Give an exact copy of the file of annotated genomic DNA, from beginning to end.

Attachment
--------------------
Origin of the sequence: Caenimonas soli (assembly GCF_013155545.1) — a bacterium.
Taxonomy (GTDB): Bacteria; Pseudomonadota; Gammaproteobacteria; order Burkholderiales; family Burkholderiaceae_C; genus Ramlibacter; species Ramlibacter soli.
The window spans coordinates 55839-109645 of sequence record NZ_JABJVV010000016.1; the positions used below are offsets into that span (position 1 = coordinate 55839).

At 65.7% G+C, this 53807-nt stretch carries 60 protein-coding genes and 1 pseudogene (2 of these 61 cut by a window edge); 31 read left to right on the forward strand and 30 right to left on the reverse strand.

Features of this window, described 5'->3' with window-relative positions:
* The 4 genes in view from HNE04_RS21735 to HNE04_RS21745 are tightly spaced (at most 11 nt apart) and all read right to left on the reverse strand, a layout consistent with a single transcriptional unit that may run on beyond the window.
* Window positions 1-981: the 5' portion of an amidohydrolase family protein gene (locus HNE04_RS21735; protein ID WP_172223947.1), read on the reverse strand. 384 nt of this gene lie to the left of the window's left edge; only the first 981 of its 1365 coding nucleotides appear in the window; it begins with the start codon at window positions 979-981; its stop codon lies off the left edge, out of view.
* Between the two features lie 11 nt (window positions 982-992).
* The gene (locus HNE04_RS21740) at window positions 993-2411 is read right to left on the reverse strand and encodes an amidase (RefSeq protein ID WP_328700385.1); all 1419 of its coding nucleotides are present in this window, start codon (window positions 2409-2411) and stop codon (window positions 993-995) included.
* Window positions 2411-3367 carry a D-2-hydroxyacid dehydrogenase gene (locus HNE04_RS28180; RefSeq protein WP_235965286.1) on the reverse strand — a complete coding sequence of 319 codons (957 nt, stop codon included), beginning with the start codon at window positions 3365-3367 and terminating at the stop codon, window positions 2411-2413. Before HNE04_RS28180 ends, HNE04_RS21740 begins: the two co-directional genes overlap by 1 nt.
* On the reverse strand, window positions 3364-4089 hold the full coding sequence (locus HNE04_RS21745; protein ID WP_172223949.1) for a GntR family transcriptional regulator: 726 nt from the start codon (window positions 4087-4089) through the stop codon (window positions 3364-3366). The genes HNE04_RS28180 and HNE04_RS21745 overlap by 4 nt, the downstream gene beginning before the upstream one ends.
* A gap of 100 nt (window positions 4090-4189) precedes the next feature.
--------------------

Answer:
Origin of the sequence: Caenimonas soli (assembly GCF_013155545.1) — a bacterium.
Taxonomy (GTDB): Bacteria; Pseudomonadota; Gammaproteobacteria; order Burkholderiales; family Burkholderiaceae_C; genus Ramlibacter; species Ramlibacter soli.
The window spans coordinates 55839-109645 of sequence record NZ_JABJVV010000016.1; the positions used below are offsets into that span (position 1 = coordinate 55839).

At 65.7% G+C, this 53807-nt stretch carries 60 protein-coding genes and 1 pseudogene (2 of these 61 cut by a window edge); 31 read left to right on the forward strand and 30 right to left on the reverse strand.

Features of this window, described 5'->3' with window-relative positions:
* The 4 genes in view from HNE04_RS21735 to HNE04_RS21745 are tightly spaced (at most 11 nt apart) and all read right to left on the reverse strand, a layout consistent with a single transcriptional unit that may run on beyond the window.
* Window positions 1-981: the 5' portion of an amidohydrolase family protein gene (locus HNE04_RS21735; protein ID WP_172223947.1), read on the reverse strand. 384 nt of this gene lie to the left of the window's left edge; only the first 981 of its 1365 coding nucleotides appear in the window; it begins with the start codon at window positions 979-981; its stop codon lies off the left edge, out of view.
* Between the two features lie 11 nt (window positions 982-992).
* The gene (locus HNE04_RS21740) at window positions 993-2411 is read right to left on the reverse strand and encodes an amidase (RefSeq protein ID WP_328700385.1); all 1419 of its coding nucleotides are present in this window, start codon (window positions 2409-2411) and stop codon (window positions 993-995) included.
* Window positions 2411-3367 carry a D-2-hydroxyacid dehydrogenase gene (locus HNE04_RS28180; RefSeq protein WP_235965286.1) on the reverse strand — a complete coding sequence of 319 codons (957 nt, stop codon included), beginning with the start codon at window positions 3365-3367 and terminating at the stop codon, window positions 2411-2413. Before HNE04_RS28180 ends, HNE04_RS21740 begins: the two co-directional genes overlap by 1 nt.
* On the reverse strand, window positions 3364-4089 hold the full coding sequence (locus HNE04_RS21745; protein ID WP_172223949.1) for a GntR family transcriptional regulator: 726 nt from the start codon (window positions 4087-4089) through the stop codon (window positions 3364-3366). The genes HNE04_RS28180 and HNE04_RS21745 overlap by 4 nt, the downstream gene beginning before the upstream one ends.
* A gap of 100 nt (window positions 4090-4189) precedes the next feature.